Guillermo del Toro has been making dark, unsettling movies for decades, from his low-budget horror films “Cronos” and “The Devil’s Backbone” to the Oscar-winning fantasy “Pan’s Labyrinth,” “Hellboy” and “Pacific Rim.” The Mexico-born director has been putting his spin on pulp fiction since picking up a Super 8 camera before he was 10.
His new film is “Crimson Peak,” a Gothic romance about a young American woman (Mia Wasikowska) who marries a mysterious Brit (Tom Hiddleston) and moves to his imposing mansion in the English countryside. Naturally, things are not what they seem: The house is haunted and everybody has secrets, particularly disturbing new sister-in-law Lucille (Jessica Chastain).
TheWrap recently spoke to the director about the years-long process of bringing “Crimson Peak” to theaters.
TheWrap: The trailer makes “Crimson Peak” look like a horror movie full of scares, but it’s really creepier than that.
Was it tricky to find and sustain that atmosphere?
My entire life I have spent trying to find beauty in horror and beauty in the grotesque. So I think that my ear is attuned to what I believe in. Whether people fall into it or not, that’s their choice and their baggage. But as far as I’m concerned, it’s a balance that I relish.
So why did you make “Crimson Peak?”
It started eight or nine years ago, after “Pan’s Labyrinth.” We wrote it as a spec, Matthew Robbins and I, because it came from a lifelong fascination with Gothic romance. The fact is, a lot of people confuse horror and Gothic romance. But the flavor of it, the combination of love and death, horror and beauty, is so unique. I’ve been a collector of Gothic romance novels and stories all my life, and I wanted to make one before I croaked.
Why did it take so long to actually get it made?
Well, I knew I wanted to make it lavish. I wanted to not make it a B- product, I wanted it to be opulent – sort of a throwback to Hollywood productions. And at the same time, what it had going against it for the market is that it was a female-centric movie with an R rating in a genre that hasn’t been done for 45 or 50 years. So it was not easy.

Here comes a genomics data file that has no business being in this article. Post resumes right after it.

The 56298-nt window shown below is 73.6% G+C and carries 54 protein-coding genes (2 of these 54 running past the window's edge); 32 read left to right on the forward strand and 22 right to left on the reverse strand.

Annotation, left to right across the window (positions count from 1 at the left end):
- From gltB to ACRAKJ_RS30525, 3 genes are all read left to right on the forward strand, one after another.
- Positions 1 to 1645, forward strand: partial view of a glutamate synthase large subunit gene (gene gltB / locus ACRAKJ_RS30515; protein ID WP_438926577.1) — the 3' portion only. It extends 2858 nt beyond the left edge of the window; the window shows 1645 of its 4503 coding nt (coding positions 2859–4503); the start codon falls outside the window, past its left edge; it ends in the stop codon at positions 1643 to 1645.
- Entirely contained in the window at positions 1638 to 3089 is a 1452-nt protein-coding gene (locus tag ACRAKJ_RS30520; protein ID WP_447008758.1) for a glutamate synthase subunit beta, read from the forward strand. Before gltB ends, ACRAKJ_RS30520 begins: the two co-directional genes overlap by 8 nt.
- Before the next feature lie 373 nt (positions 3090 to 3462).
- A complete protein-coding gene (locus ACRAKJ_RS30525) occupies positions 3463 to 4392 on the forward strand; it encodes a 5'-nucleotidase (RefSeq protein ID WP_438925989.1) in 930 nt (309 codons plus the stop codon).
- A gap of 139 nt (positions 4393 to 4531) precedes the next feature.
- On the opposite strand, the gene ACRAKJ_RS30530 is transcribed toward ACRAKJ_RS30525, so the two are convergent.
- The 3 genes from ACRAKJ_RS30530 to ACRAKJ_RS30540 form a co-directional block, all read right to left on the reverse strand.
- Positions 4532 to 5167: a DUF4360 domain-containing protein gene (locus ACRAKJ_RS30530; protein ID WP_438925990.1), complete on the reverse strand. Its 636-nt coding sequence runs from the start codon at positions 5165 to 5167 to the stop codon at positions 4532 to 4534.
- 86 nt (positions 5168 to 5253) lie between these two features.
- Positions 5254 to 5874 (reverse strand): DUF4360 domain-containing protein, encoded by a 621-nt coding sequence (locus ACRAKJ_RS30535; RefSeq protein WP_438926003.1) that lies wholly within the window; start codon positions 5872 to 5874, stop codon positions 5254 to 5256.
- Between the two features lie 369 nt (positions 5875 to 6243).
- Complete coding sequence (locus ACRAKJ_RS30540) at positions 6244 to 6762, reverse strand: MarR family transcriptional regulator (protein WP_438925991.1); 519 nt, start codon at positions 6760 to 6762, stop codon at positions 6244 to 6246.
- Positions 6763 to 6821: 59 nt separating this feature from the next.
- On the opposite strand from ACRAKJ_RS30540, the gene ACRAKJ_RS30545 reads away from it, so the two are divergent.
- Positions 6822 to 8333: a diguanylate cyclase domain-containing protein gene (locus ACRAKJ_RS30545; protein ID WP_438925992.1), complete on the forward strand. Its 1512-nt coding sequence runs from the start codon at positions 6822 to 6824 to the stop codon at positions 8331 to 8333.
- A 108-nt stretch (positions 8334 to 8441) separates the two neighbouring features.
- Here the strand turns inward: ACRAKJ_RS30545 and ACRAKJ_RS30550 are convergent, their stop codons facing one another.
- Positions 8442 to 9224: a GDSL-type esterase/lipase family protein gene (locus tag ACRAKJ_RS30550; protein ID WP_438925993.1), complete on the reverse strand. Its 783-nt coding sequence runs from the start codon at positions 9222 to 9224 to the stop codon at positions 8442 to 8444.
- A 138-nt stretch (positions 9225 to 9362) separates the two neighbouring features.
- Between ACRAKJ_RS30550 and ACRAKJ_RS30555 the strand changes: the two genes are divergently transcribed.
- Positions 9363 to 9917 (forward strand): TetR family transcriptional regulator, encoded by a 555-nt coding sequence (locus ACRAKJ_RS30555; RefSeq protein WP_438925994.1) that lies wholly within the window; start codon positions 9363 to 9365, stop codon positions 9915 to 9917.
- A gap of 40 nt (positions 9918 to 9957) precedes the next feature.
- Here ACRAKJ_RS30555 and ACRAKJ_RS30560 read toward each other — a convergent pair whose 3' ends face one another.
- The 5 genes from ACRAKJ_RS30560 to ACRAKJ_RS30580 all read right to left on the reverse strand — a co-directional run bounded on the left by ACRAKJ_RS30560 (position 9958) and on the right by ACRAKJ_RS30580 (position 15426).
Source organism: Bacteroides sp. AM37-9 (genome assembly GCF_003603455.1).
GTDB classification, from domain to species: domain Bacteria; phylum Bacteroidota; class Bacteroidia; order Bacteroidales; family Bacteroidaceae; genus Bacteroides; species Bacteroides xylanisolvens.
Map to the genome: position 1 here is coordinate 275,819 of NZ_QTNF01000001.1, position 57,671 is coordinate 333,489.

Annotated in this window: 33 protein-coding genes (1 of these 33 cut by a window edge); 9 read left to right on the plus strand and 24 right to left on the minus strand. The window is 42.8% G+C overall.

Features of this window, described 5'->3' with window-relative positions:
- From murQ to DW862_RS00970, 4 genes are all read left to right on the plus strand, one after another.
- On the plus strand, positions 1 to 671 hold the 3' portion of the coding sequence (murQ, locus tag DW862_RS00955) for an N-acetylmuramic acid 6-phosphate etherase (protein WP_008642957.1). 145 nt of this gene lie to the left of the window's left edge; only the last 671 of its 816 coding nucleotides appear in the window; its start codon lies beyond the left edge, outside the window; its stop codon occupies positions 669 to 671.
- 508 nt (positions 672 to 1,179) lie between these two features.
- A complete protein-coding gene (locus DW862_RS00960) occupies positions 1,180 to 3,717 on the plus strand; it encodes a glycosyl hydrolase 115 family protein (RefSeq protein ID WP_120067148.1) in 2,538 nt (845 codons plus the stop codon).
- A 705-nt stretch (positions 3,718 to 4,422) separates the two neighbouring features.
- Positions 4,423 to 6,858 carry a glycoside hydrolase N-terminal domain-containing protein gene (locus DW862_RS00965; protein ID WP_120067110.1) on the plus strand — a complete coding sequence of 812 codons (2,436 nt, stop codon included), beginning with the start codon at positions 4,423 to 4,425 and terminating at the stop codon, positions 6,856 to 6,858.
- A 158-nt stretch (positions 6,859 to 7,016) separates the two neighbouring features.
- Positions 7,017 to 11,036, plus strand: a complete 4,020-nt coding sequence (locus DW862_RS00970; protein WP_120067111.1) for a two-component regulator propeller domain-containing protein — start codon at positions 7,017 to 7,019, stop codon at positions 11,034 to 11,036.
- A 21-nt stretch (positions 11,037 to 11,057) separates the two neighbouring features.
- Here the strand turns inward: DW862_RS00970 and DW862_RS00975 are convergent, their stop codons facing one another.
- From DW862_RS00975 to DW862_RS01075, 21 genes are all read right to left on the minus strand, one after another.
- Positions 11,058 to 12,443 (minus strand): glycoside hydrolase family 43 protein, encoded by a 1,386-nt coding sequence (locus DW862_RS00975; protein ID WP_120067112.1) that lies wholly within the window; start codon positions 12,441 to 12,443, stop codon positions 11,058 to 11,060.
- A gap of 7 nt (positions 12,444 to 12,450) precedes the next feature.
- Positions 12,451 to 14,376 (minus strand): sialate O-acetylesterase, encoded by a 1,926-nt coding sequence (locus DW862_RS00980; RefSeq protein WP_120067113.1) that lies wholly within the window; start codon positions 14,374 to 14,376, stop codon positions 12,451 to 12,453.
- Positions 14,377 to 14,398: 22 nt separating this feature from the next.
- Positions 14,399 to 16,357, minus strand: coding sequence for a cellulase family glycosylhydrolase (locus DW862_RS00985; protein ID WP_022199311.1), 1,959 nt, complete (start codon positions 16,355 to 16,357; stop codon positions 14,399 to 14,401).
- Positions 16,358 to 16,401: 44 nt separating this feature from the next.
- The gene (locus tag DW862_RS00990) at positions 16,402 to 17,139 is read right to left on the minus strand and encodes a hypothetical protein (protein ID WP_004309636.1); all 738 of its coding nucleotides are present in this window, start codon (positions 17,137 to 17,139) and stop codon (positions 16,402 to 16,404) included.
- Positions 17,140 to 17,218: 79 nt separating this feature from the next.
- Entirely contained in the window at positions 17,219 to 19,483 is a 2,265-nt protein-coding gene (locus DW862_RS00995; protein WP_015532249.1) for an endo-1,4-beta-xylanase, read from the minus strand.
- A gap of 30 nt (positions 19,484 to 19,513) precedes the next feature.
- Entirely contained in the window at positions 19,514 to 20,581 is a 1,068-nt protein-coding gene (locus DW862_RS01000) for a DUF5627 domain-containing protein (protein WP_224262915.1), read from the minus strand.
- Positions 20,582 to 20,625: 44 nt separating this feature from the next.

Everybody liked the characters, everybody liked the story. But they had a lot of trouble with “How do we sell it, how do we position it in the market?” Which I think is not easy. But thank God Legendary and Universal believed in it enough.
Hollywood’s idea of scary movies, to a certain degree, has become low-budget movies, and often found-footage ones.
Yes. But the fact is, the genre used to be very varied. You had James Whale doing “Frankenstein,” of course, but you had also B-movie products. You had crazy, risky jewels like “Freaks” by Todd Browning, or insane independent movies like “Texas Chainsaw Massacre.” You had a range.
I think that we have somewhat narrowed that range. Commerce says it’s better to just make a little investment that you have a good chance of recouping. But the language of the genre has languished.
What were the particular challenges of making the film?
They were asking us to either make it PG-13, or to make it for 30 [million]. And I always said I had to get 50, because the difference is enormous in terms of quality of visual craftsmanship. I’m not just going to do the visuals for their beauty – I’m actually using them as visual language to tell the story.
It’s a painterly movie. You need a certain level of craftsmanship, a certain amount of shooting time. The camera work is very very classical Hollywood, cranes and dollies.
If this was a hard sell to the studios, do you think about whether it will sell to the audience?